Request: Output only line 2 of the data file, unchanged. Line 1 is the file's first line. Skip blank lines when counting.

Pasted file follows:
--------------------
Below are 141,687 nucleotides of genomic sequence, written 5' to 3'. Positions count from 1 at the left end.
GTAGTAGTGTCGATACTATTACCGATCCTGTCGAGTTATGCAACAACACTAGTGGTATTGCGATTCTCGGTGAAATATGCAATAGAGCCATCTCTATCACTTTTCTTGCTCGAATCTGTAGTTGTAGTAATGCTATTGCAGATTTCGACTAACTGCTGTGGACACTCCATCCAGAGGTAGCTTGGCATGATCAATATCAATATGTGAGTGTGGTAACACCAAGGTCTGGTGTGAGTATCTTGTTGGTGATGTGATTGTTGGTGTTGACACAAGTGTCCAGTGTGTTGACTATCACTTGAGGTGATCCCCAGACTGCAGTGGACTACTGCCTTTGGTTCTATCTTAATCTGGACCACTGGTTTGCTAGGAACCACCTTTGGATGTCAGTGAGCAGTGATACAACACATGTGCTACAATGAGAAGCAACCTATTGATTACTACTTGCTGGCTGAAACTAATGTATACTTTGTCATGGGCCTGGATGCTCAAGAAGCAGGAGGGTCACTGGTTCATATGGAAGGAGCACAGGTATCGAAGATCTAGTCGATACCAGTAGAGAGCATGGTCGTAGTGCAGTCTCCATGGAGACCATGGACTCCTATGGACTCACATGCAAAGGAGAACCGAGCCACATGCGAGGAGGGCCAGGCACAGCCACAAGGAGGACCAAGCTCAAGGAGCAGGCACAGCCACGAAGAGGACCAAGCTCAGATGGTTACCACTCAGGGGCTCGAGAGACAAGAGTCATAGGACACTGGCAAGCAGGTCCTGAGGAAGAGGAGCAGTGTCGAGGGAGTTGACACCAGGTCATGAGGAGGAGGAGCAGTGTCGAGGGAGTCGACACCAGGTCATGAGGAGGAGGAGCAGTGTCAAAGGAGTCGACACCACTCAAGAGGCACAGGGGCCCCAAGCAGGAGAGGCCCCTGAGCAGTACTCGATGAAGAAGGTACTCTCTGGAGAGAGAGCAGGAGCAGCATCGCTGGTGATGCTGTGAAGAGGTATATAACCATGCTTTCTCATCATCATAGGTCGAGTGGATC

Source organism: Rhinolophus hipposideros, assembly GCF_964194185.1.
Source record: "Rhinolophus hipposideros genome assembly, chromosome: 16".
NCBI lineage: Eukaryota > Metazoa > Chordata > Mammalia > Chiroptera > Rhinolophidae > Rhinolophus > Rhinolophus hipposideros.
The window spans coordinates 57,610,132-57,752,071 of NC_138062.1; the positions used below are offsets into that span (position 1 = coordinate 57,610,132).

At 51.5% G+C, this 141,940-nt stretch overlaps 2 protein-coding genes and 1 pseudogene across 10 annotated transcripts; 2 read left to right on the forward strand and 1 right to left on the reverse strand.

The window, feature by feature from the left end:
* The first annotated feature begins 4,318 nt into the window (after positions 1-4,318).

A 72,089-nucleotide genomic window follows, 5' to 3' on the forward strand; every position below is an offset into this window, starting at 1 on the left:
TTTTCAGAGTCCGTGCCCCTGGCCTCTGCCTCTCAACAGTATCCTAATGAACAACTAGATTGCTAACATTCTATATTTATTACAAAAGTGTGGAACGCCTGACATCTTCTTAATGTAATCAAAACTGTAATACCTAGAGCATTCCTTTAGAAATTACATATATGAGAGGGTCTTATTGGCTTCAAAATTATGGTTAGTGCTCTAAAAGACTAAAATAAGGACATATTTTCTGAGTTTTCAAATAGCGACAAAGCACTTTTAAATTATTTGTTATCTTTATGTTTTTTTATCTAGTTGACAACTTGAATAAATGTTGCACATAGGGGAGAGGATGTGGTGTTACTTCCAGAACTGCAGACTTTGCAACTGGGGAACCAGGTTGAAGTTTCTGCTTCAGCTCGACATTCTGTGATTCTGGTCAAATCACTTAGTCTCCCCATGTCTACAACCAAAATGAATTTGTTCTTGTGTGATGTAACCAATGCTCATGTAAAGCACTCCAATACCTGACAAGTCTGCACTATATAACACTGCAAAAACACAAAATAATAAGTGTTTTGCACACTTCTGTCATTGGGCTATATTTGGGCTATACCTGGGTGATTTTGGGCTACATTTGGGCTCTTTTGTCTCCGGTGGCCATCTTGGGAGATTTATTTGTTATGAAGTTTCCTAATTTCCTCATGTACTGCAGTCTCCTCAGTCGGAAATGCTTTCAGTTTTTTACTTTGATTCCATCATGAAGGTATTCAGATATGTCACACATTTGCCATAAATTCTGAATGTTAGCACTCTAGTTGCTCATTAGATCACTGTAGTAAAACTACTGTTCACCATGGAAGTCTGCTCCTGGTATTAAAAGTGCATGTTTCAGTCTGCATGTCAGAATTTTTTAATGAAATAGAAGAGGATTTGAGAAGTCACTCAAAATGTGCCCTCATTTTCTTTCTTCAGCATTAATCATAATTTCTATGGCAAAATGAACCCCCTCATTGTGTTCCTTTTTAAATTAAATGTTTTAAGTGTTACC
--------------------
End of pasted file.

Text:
GTAGTAGTGTCGATACTATTACCGATCCTGTCGAGTTATGCAACAACACTAGTGGTATTGCGATTCTCGGTGAAATATGCAATAGAGCCATCTCTATCACTTTTCTTGCTCGAATCTGTAGTTGTAGTAATGCTATTGCAGATTTCGACTAACTGCTGTGGACACTCCATCCAGAGGTAGCTTGGCATGATCAATATCAATATGTGAGTGTGGTAACACCAAGGTCTGGTGTGAGTATCTTGTTGGTGATGTGATTGTTGGTGTTGACACAAGTGTCCAGTGTGTTGACTATCACTTGAGGTGATCCCCAGACTGCAGTGGACTACTGCCTTTGGTTCTATCTTAATCTGGACCACTGGTTTGCTAGGAACCACCTTTGGATGTCAGTGAGCAGTGATACAACACATGTGCTACAATGAGAAGCAACCTATTGATTACTACTTGCTGGCTGAAACTAATGTATACTTTGTCATGGGCCTGGATGCTCAAGAAGCAGGAGGGTCACTGGTTCATATGGAAGGAGCACAGGTATCGAAGATCTAGTCGATACCAGTAGAGAGCATGGTCGTAGTGCAGTCTCCATGGAGACCATGGACTCCTATGGACTCACATGCAAAGGAGAACCGAGCCACATGCGAGGAGGGCCAGGCACAGCCACAAGGAGGACCAAGCTCAAGGAGCAGGCACAGCCACGAAGAGGACCAAGCTCAGATGGTTACCACTCAGGGGCTCGAGAGACAAGAGTCATAGGACACTGGCAAGCAGGTCCTGAGGAAGAGGAGCAGTGTCGAGGGAGTTGACACCAGGTCATGAGGAGGAGGAGCAGTGTCGAGGGAGTCGACACCAGGTCATGAGGAGGAGGAGCAGTGTCAAAGGAGTCGACACCACTCAAGAGGCACAGGGGCCCCAAGCAGGAGAGGCCCCTGAGCAGTACTCGATGAAGAAGGTACTCTCTGGAGAGAGAGCAGGAGCAGCATCGCTGGTGATGCTGTGAAGAGGTATATAACCATGCTTTCTCATCATCATAGGTCGAGTGGATC